The spectacle we’ve watched in respect to the nomination of Brett Kavanaugh to the Supreme Court makes comments attributed to Republican Sen. Ben Sasse of Nebraska exceedingly relevant. Sasse attributes a portion of the passion surrounding Supreme Court nominees to the distortion over the past several years in the role assigned to the court. His remarks are not complementary to the legislative body of which he is a member.

Sasse calls the hearing an ”overblown, politicized circus.” But he blames the overheated drama on a dysfunctional Congress. I think he makes a valid point.

Beginning in 2010, Congress seemed to simply stop functioning. Majority Leader Mitch McConnel defined the role of Congress as the denial of a second term to Barack Obama. Although he failed in that quest, his refusal to legislate did force the president into governing by administrative action. Such action then became reviewable by the courts to determine constitutionality.

In 2016, when Donald Trump became president, Democrats, although in the minority in both houses, have tried mightily to thwart the ability of Congress to enact the Trump agenda. Again, the president has attempted to work his will by administrative action. Again, the court is called upon to judge the appropriateness of the action in respect to the Constitution.

Sasse describes the inaction of Congress as a decision to “self-neuter.” He says that Supreme Court judges are now expected to be “super-legislators” which is a “misunderstanding of the role of the Supreme Court.” He criticizes Congress for “giving away its power” and making the Supreme Court “a substitute political battleground.”

He continues by saying “our political commentary talks about the Supreme Court like they are people wearing red and blue jerseys; that’s a very dangerous thing.”

The list of important current issues with which Congress has been unable to cope is indeed long. Immigration and healthcare would top the list. In spite of many honest attempts by grown-ups in Congress, the immigration issue has not been resolved. Consequently, Trump has pushed the constitutional limit time and again in his effort to curb both illegal and legal immigration. His efforts do not represent a majority position by either the country or the Congress, but legislative intransigence or ineptitude defeats any effort to resolve the issue. Compromise seems out of reach. So the Administration and the Supreme Court determine policy while the Congress stands on the sideline.

Health care seems like another area of concern. The President was unsuccessful in his attempt to repeal the Affordable Care Act. Consequently, he chips away at the program through executive direction. The Supreme Court will serve as the final arbiter of his action. The Congress wrings its hands, raises money for reelection and tries to convince the folks at home they’re actually managing the country.

Sasse describes it this way: “Most people here want their jobs more than they really want to do legislative work and so they punt most of their work to the next branch.” That is a searing indictment of the work being done by the current Congress. That is a dose of tough love.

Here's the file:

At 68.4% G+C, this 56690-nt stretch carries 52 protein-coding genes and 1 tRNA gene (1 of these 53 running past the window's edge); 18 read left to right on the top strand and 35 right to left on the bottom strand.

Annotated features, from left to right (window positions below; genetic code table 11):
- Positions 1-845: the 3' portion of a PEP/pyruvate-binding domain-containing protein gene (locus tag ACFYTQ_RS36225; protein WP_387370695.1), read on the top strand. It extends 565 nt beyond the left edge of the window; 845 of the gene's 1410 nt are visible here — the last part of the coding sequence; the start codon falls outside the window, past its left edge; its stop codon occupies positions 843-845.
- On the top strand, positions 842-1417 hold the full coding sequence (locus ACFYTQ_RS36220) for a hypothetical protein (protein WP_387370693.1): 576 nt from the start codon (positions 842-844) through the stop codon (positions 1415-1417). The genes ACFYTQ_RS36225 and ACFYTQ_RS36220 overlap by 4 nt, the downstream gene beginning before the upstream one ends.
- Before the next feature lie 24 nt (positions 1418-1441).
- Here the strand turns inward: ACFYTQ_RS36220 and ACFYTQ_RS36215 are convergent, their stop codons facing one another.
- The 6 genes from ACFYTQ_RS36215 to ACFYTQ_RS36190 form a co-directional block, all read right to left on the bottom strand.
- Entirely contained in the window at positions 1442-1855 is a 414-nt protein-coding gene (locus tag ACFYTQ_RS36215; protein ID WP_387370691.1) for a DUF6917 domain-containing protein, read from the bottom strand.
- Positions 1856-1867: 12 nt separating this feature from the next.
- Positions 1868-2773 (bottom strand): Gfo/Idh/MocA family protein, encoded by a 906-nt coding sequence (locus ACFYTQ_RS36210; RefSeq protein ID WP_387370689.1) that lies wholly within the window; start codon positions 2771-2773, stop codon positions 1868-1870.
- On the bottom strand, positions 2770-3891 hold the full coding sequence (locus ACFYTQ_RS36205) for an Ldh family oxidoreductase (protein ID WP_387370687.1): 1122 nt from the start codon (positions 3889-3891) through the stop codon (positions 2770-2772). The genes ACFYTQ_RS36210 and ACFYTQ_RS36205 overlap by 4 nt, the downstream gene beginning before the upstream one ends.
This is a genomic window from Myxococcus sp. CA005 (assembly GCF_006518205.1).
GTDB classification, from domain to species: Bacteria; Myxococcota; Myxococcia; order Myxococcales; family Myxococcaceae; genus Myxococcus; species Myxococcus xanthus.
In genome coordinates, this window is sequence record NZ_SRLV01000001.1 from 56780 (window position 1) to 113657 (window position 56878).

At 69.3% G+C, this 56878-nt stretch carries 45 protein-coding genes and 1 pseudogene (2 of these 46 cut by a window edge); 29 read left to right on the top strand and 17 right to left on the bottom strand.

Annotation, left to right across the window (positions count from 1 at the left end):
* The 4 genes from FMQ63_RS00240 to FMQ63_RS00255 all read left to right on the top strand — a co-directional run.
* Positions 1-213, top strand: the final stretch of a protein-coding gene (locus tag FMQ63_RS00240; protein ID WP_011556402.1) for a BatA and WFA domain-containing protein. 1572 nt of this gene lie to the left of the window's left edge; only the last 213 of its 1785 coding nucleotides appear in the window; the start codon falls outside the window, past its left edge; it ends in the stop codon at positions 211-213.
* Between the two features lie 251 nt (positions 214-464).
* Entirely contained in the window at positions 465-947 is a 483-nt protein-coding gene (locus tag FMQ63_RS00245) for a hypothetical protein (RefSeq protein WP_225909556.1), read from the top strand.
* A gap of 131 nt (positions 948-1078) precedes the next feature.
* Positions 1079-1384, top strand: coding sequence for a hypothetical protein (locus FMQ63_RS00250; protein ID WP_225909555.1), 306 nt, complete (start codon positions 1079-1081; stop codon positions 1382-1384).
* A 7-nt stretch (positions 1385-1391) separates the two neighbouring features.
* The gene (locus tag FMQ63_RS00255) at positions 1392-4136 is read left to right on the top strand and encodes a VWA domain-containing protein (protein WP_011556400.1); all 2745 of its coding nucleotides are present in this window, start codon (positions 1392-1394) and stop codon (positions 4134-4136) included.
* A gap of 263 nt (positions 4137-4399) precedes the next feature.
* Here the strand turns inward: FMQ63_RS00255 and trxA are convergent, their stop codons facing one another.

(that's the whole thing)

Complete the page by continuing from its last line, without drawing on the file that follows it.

“We badly need to restore the proper duties and the balance of power from our constitutional system.”

Sasse is a Republican so one would expect him to take the position that the left started the current fight over a Supreme Court nomination. But he blames both sides of the political aisle.

“I do think the left started this fight but I think both of these parties are really lame in teaching basic civics to our kids right now. People on both sides of the aisle regularly talk about the Supreme Court like these are Republican justices and Democratic justices,” Sasse said.

The policy stakes are exceedingly high in the current nomination fight. The position has long been held by a justice who occupied a swing-vote position. Kavanaugh is not expected to fill that role and the court is expected to tip noticeably to the right when he is confirmed. But the animus has been increased, first by the treatment Merrick Garland, an appointee of President Obama, received two years ago, and secondly by the extraordinary responsibility to “legislate” being accorded by a Congress which is abdicating its legislative responsibility.

It is interesting that we seem to agree that Congress is failing but we support our own legislators and reelect them again and again. We blame “those other guys.” And 49 other states do the same thing. It seems that until all of us demand, and support, better performance from our own representatives a change is not to be expected.

The comments of Sasse should be taken seriously. We need to restore balance among the three branches of government. Giving the Supreme Court the responsibility for determining policy by judging aggressive administrative action while the Congress stands idly by is not what our forefathers had in mind. Regardless of the sources of the problem, be they rules or tradition or simply the folks we’ve elected, we need a better Congress.

Jack Wempe grew up in the Hutchinson area and is a former educator, state legislator and member of the Kansas Board of Regents now living in Lyons. Email: jwempe1@yahoo.com.